• I have developed methods and other information (“know-how”) that I have not published? A company wants to have access to this information. How can they obtain access to this information?

    Know-how and information that is not patented or patentable can be made available to an industry partner under a know-how license. Know-how licenses are negotiated by the our office. For more information, contact our office at (509) 335-5526.


  • Who are inventors?

    Inventors are those who conceived the invention. In some very rare circumstances those who intellectually contributed to the process of reduction to practice can be considered inventors.

  • What is the difference between inventorship and ownership, and how is ownership determined?

    Inventorship resides with the person(s) who have created the work–designed or written software, produced a video piece, crafted a tutorial tool, or discovered an improved manufacturing process, for example.

    Ownership refers to the legal possession of a patent granted by the U.S. Patent and Trademark Office or of a copyright registered with the U.S. Copyright Office.

    The determination of copyright or patent ownership is based on the extent to which University resources, facilities, or other support or contracts were involved in the development of the work or whether the material was created within the scope of employment duties. If the work’s creation is dependent upon University involvement, most likely the ownership will go to the University.

    University ownership, however, does not diminish the primary role of the author or inventor of a work. Inventors maintain creative control of the development, enhancement, or presentation of the work. They are entitled to receive a share of royalties which may accrue, they are free to use the work for their own personal or professional purposes; and their wishes are considered in any decisions for public distribution or use.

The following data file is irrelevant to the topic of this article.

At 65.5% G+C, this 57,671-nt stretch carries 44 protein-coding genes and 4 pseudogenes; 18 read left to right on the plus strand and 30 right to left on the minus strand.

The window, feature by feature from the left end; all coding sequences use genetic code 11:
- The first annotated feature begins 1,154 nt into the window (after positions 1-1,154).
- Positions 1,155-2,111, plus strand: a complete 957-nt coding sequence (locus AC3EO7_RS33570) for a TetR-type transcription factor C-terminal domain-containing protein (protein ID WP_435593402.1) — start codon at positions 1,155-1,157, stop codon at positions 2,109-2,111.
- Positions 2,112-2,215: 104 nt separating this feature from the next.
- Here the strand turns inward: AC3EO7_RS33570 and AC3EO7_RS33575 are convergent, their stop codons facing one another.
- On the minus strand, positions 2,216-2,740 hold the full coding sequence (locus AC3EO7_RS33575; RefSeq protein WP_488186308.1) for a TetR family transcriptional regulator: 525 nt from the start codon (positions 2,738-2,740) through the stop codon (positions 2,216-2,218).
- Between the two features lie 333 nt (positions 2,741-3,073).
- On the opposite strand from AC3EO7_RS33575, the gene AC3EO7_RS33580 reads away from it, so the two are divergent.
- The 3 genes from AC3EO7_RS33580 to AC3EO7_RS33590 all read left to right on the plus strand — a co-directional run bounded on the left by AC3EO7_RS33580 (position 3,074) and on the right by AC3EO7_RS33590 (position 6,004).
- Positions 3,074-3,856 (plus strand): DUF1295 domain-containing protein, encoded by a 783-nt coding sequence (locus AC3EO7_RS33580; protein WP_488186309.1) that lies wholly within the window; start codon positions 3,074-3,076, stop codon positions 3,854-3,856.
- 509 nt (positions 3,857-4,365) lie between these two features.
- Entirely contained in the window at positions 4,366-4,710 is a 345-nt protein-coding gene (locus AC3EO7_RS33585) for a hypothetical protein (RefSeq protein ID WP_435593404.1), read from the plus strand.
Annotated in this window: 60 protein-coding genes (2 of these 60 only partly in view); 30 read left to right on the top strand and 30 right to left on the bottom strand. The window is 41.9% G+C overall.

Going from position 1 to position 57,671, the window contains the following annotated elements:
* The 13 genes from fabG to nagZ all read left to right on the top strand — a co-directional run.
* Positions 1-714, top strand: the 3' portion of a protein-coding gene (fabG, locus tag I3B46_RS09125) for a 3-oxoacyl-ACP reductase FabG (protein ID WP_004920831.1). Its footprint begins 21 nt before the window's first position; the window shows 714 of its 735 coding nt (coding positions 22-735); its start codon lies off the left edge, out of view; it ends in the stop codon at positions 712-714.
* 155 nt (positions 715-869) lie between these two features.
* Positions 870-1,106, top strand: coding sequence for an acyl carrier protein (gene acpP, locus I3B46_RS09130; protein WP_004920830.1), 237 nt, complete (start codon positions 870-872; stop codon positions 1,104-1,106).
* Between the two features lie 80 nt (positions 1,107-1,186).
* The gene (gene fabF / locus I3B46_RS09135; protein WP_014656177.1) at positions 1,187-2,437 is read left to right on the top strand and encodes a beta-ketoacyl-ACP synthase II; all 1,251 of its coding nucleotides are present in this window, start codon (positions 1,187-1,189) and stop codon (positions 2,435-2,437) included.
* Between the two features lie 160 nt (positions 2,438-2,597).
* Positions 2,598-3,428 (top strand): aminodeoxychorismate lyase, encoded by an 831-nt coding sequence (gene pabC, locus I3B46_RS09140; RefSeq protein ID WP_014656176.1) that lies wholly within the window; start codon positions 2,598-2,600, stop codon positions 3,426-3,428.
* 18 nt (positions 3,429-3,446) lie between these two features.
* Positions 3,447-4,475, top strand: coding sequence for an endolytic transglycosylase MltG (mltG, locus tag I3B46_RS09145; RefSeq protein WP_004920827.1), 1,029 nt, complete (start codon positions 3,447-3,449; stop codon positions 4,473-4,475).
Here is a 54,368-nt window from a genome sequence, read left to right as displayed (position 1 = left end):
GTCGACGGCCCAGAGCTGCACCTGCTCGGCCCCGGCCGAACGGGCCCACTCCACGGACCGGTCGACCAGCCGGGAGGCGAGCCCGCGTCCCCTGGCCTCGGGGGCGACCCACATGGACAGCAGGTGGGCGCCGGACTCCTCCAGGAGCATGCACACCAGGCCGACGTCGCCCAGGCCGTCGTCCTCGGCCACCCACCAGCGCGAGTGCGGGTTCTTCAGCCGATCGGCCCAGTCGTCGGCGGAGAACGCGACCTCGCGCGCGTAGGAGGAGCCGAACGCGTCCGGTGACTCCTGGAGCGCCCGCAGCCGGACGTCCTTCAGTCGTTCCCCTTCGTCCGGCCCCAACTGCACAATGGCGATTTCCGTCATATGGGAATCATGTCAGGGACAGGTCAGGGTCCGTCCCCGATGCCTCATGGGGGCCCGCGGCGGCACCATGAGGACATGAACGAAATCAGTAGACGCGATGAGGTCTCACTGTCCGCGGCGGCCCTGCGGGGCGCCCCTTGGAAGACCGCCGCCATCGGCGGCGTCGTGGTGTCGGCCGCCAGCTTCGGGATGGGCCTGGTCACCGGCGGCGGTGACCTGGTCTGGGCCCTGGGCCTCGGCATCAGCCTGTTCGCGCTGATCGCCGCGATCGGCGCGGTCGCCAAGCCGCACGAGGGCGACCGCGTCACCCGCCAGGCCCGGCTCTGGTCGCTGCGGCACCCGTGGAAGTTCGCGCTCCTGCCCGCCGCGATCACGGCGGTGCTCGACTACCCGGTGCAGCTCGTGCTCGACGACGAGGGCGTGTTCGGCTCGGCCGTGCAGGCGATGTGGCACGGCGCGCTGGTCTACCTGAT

• Does public disclosure interfere with patenting?

    Most foreign patent rights are lost immediately upon public disclosure. In the U.S., you have one year from the date of the public disclosure to file a patent application.

    To protect the patentability rights to your invention, it is important that you contact us as early as possible prior to public disclosure. Public disclosure, includes but is not limited to journal articles, publication on the web, conference abstracts, oral presentation or poster presentations and published grant proposals or abstracts of awarded grants and progress reports.

Start-up FAQ’s:

Start-up FAQ’s:

  • I’m thinking of starting a business using technology I developed at WSU, what are the relevant university policies?

    The University is supportive of faculty interested in forming companies, while aware of potential conflicts which may arise. A good starting point would be to look through WSU’s Executive Policy 27, which outlines many of the relevant topics, including Conflict of Interest issues, as well as the Conflict of Interest page on the University’s website.

  • Do you have an incubator?

    The Research and Technology Park has incubator space available; moreover our office can provide funding for further development of “near market” University technologies. Research Park